Monday, February 20, 2012

Nigeria's Abandoned Youth: Are They Potential Recruits for Militants?

Time Magazine
18 February 2012

By Gillian Parker / Kaduna Time Magazine

In a small stone, tin-roof building in Regassa in the northern Nigerian city of Kaduna, in a room whose walls are decorated with slates inscribed with Koranic verses, Adulai, 15, lies on a mat, feverish with malaria and typhoid. His younger brother, Adamu, tends to him. "He's very sick," says Adamu. Adamu has not eaten since the night before. He says he is hoping for some leftovers from a nearby house, where the family is finishing lunch.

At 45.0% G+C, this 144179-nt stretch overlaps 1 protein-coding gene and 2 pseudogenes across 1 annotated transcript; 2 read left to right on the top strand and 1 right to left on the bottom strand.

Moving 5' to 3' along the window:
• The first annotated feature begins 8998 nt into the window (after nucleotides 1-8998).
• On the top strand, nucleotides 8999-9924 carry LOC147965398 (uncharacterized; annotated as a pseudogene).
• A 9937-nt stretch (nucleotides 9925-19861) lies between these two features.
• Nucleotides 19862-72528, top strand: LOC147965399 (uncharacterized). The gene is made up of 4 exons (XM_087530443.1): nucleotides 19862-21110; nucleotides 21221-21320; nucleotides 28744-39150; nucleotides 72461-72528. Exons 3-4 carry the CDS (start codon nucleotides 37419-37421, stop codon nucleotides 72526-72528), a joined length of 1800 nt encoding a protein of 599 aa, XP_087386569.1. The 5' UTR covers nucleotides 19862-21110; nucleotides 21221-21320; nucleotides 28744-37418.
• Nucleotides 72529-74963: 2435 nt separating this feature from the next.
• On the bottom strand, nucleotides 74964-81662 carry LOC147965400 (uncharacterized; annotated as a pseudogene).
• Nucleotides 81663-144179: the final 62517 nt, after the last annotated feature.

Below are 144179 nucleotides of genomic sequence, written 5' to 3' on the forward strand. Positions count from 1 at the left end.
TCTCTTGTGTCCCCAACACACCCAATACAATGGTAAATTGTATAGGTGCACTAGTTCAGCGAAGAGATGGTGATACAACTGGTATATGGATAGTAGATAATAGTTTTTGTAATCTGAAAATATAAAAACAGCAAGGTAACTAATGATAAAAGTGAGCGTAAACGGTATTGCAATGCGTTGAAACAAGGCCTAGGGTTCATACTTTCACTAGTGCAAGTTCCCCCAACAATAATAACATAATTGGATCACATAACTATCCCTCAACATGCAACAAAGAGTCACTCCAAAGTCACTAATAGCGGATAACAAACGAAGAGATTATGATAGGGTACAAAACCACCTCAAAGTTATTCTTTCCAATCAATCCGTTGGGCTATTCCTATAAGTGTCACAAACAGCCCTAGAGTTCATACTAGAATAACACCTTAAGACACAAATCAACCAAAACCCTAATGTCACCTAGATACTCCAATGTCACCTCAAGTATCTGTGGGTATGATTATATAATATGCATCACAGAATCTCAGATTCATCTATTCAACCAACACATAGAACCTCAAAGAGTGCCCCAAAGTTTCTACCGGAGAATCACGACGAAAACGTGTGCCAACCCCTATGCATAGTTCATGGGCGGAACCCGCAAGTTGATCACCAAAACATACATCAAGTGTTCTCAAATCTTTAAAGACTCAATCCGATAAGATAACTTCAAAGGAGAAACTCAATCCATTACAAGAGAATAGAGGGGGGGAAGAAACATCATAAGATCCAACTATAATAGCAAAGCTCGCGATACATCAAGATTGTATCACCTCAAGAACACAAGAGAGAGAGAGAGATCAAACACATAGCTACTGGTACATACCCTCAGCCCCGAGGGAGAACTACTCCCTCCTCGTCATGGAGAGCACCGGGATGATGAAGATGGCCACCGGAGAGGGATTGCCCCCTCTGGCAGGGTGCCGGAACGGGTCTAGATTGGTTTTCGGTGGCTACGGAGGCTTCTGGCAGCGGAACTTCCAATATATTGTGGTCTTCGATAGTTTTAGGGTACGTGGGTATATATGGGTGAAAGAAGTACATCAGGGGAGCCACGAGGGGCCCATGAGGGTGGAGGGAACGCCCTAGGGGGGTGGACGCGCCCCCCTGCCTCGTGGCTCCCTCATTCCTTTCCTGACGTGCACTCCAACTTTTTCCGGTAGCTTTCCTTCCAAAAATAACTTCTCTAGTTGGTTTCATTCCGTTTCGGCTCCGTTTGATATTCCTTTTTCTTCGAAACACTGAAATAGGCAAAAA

Adulai and Adamu are not orphans, but they might as well be. A year ago, their parents, poor farmers with more children than they can afford, brought them hundreds of miles from Katsina on the edge of the Sahara to Kaduna to study the Koran in a ramshackle Islamic school called a tsangaya. There are just two among millions of boys who have made the same journey in similar situations across the country.

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